For a number of years, there has been a problem of shortages of certain generic drugs for injection. These are often important cancer drugs. In 2012, I wrote a report that concluded over regulation by the Food and Drug Administration (FDA) was the primary cause of the shortages.
Today, the FDA claims to have improved the situation. However, an article in Health Affairs points out that the number of drug shortages reported by the FDA and the number reported by the University of Utah Drug Information Service (UUDIS), the leading private source of this data, are diverging dramatically:
Presidential candidate Marco Rubio says, “I believe that sexual preference is something that people are born with,” but goes on to say, “I don’t believe same-sex marriage is a constitutional right.” Let’s consider both of these ideas from a political perspective.
First, whether people choose their sexual orientation or are born with it is irrelevant from a political perspective. As long as people’s actions are not violating the rights of others, their choices about sexual partners and any other personal matters should be of no concern to the government. So, I’ll criticize Rubio for making this statement, not because he’s right or wrong, but rather because as a political candidate he should have said that whether people are born with their sexual preferences should have no bearing on politics or government.
Unmanned aerial vehicles (UAVs), commonly known as “drones,” have been the subject of heated debate in recent years, especially their role in combat. Without a doubt, the number of air strikes using drones has increased at an astonishing rate. Consider that in Afghanistan, Iraq, Libya, Pakistan, Yemen, and Somalia, the U.S. government has launched over 1,500 known drone strikes since 2008. This visualization of strikes in Pakistan is particularly illustrative:
It is always good news to hear about a patent troll taking one on the chin. According to this article from the BBC, the U.S. Patent and Trademark Office (PTO) has invalidated parts of a patent claimed by Personal Audio. The patent at issue claimed all rights on “a system for disseminating media content representing episodes in a serialized sequence,” what we might generally call podcasting. The PTO’s decision can be found here. (Personal Audio was the troll that tangled with Adam Corolla last year and lost via a settlement.)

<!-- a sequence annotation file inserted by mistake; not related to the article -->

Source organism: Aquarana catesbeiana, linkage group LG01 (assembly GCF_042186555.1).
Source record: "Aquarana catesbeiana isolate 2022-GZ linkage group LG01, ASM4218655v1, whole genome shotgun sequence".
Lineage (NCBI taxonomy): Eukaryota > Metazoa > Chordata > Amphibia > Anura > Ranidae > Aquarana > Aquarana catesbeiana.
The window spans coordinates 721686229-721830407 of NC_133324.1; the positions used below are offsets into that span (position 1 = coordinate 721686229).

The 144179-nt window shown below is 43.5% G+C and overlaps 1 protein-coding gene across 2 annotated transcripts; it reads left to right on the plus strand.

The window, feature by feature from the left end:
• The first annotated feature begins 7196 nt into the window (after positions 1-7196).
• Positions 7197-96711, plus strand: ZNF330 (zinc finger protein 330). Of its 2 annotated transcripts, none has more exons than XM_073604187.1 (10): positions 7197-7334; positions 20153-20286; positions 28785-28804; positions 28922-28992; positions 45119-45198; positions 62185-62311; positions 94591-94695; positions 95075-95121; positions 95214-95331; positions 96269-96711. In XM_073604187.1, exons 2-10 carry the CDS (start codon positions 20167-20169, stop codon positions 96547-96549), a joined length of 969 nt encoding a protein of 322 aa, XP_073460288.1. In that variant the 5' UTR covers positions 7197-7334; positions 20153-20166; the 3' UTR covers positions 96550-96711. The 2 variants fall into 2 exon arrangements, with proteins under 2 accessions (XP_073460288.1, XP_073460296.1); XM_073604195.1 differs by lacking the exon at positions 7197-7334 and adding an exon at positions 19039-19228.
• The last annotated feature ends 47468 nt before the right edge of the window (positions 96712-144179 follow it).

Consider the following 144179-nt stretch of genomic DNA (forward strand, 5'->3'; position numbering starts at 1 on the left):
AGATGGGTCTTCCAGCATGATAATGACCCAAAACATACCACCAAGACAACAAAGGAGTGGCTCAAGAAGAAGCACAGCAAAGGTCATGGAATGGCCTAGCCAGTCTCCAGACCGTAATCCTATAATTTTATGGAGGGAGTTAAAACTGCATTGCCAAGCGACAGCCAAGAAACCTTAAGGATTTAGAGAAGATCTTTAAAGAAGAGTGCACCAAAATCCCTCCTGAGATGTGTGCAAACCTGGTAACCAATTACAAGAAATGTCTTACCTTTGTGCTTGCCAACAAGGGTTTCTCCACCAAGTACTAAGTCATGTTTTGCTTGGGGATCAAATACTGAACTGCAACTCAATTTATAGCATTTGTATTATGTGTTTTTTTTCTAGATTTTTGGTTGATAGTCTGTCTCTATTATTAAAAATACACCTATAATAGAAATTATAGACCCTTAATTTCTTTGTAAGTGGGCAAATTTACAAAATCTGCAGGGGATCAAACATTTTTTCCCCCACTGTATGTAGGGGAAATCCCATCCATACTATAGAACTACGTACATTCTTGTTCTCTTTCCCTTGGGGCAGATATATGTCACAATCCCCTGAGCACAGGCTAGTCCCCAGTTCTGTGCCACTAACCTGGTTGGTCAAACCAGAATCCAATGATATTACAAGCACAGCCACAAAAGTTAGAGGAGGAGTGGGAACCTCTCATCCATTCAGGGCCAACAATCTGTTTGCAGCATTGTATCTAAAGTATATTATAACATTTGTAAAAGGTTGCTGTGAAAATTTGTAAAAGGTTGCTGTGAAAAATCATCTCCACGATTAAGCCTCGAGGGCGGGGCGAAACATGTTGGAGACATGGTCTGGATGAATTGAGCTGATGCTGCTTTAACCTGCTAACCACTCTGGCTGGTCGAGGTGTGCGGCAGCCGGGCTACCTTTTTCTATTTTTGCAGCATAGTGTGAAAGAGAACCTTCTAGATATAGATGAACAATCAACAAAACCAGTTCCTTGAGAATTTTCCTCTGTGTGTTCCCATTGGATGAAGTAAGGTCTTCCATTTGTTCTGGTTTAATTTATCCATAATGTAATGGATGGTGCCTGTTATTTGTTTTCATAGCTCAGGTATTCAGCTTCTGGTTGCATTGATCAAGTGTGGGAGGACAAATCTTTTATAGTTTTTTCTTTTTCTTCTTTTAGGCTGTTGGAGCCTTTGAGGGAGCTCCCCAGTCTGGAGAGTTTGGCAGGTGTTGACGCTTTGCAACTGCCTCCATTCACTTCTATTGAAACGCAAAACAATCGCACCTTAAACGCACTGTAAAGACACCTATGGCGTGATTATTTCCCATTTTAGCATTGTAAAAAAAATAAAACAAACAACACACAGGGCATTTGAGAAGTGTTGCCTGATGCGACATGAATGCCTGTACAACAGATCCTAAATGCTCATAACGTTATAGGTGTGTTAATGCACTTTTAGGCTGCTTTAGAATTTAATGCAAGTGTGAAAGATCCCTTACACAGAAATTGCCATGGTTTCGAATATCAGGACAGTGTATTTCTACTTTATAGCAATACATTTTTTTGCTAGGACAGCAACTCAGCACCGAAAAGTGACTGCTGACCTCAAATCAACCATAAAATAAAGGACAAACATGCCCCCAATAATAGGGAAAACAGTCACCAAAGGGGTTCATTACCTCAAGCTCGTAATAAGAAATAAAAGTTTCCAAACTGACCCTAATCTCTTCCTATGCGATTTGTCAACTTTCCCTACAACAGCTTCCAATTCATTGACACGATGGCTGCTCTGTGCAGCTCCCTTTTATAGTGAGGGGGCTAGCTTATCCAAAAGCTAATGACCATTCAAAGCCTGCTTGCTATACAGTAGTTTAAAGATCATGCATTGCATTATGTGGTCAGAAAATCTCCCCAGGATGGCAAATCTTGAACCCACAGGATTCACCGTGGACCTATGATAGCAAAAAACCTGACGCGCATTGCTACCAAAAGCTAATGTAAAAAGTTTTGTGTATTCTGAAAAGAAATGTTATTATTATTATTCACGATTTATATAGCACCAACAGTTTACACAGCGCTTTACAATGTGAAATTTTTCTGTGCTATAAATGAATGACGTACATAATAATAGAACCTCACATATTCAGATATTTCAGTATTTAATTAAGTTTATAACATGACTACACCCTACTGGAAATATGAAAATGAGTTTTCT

In a recent op-ed in the Wall Street Journal titled “Pension Reform Doesn’t Mean Higher Taxes,” Andrew Biggs correctly pointed out that new Governmental Accounting Standards Board (GASB) rules require state and local governments across America to be more transparent about the financial health of their public-pension plans. But, as he noted, the rules do not require governments to change how they fund pensions. The new rules are accounting rules, not funding rules.
Then Mr. Biggs said: “there’s no reason” why a public pension plan should “pay off its unfunded liabilities rapidly.” Actually, there are two good reasons for paying off pension debt sooner rather than later.
News reports on Tax Day suggest that the European Commission wants to nail Google Inc.’s scalp to the wall as punishment for committing alleged antitrust (competition) law violations. At issue is the way in which the company assigns priorities to the links consumers see when they “google” generic search terms like “booksellers”, “cameras”, and “watches”. The links that rank highest are to the sellers of goods and services who have paid Google for advertising space on its search engine.
More recent stories in the Wall Street Journal suggest that the core of the EU’s lawsuit is based on complaints from Nextag, Bizrate, LeGuide and other companies offering comparison-shopping services saying that they have been “crushed” by Google’s online search engine. Additional charges may be looming on the horizon contending that Google’s Android cell phone operating system likewise unfairly favors Google’s own apps over those available from other sellers.
The quality of economic journalism in the United States is terrible. Day after day, journalists write about the causes and consequences of economic conditions and events without understanding the underlying economics of the situation, and their articles are, as a rule, simply bunk. Here is an example.